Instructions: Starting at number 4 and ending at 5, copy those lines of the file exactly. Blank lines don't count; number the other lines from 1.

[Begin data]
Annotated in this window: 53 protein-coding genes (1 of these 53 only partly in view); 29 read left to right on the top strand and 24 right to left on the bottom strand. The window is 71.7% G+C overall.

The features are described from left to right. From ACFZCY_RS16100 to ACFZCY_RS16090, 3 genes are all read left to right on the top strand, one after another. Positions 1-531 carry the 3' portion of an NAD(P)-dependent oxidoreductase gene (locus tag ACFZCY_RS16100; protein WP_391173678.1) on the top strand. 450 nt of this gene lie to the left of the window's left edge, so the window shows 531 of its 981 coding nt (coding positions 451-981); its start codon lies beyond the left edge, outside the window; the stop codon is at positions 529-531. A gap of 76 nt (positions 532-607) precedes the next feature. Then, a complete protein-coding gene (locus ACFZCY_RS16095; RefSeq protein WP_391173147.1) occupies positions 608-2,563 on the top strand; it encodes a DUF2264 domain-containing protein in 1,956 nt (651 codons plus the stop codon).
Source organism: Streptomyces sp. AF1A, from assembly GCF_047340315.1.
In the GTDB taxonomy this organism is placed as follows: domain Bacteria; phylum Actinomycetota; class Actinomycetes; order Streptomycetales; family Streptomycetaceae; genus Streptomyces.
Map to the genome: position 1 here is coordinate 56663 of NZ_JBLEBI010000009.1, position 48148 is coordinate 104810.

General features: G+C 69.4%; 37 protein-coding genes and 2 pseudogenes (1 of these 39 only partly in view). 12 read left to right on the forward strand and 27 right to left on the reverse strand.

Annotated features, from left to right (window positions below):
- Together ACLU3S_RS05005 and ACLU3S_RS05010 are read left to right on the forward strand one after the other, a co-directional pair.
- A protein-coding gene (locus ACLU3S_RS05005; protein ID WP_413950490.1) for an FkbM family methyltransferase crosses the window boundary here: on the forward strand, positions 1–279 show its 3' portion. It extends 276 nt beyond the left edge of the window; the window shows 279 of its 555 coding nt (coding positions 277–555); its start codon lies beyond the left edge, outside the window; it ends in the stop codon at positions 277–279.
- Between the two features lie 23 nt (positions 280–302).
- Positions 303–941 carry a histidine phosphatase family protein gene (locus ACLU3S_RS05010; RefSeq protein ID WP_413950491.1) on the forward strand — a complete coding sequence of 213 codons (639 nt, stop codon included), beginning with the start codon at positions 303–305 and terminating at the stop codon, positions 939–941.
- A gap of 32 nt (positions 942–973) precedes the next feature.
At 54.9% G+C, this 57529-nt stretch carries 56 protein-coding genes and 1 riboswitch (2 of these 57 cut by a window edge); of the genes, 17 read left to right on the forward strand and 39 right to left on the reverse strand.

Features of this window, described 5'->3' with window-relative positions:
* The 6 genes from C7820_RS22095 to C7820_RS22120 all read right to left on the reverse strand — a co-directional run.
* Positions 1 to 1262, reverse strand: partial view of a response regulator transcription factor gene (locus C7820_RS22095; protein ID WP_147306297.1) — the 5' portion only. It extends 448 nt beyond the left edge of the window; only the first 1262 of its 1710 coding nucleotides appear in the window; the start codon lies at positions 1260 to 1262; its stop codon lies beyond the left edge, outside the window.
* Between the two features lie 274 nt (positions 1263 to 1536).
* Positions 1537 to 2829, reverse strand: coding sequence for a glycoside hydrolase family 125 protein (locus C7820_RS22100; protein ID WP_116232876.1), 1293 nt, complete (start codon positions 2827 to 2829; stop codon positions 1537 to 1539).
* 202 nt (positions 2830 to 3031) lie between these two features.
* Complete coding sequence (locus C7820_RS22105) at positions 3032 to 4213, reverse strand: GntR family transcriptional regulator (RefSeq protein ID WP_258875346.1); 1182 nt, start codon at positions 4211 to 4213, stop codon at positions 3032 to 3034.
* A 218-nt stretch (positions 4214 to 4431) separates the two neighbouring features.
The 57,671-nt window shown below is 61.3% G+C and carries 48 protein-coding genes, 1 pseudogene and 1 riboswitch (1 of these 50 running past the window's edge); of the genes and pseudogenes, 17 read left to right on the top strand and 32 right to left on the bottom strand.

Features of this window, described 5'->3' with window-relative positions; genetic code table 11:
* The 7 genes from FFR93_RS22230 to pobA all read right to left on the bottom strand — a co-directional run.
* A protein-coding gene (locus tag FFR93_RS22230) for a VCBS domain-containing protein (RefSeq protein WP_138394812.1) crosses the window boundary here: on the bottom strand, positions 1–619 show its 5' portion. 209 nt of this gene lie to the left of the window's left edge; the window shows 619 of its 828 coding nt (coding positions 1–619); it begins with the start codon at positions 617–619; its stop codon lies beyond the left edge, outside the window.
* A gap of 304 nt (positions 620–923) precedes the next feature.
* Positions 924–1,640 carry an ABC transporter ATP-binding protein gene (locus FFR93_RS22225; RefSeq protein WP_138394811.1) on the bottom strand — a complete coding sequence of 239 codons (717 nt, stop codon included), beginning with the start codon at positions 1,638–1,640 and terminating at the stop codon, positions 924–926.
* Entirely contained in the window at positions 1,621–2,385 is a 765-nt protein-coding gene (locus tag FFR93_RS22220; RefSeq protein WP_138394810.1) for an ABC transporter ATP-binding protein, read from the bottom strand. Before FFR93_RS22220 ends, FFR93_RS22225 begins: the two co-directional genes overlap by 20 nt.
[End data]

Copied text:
In the GTDB taxonomy this organism is placed as follows: domain Bacteria; phylum Actinomycetota; class Actinomycetes; order Streptomycetales; family Streptomycetaceae; genus Streptomyces.
Map to the genome: position 1 here is coordinate 56663 of NZ_JBLEBI010000009.1, position 48148 is coordinate 104810.